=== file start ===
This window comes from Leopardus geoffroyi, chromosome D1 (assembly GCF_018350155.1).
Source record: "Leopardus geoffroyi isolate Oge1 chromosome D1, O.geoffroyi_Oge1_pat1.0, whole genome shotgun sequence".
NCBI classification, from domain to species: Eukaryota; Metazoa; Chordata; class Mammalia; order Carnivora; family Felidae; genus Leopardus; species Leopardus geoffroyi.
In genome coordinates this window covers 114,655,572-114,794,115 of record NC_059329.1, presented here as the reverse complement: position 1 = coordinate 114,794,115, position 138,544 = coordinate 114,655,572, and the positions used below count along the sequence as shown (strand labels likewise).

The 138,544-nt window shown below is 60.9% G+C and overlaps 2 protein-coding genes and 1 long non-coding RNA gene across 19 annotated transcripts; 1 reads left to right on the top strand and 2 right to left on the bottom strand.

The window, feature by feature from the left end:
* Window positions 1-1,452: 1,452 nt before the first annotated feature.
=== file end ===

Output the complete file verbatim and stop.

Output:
This window comes from Leopardus geoffroyi, chromosome D1 (assembly GCF_018350155.1).
Source record: "Leopardus geoffroyi isolate Oge1 chromosome D1, O.geoffroyi_Oge1_pat1.0, whole genome shotgun sequence".
NCBI classification, from domain to species: Eukaryota; Metazoa; Chordata; class Mammalia; order Carnivora; family Felidae; genus Leopardus; species Leopardus geoffroyi.
In genome coordinates this window covers 114,655,572-114,794,115 of record NC_059329.1, presented here as the reverse complement: position 1 = coordinate 114,794,115, position 138,544 = coordinate 114,655,572, and the positions used below count along the sequence as shown (strand labels likewise).

The 138,544-nt window shown below is 60.9% G+C and overlaps 2 protein-coding genes and 1 long non-coding RNA gene across 19 annotated transcripts; 1 reads left to right on the top strand and 2 right to left on the bottom strand.

The window, feature by feature from the left end:
* Window positions 1-1,452: 1,452 nt before the first annotated feature.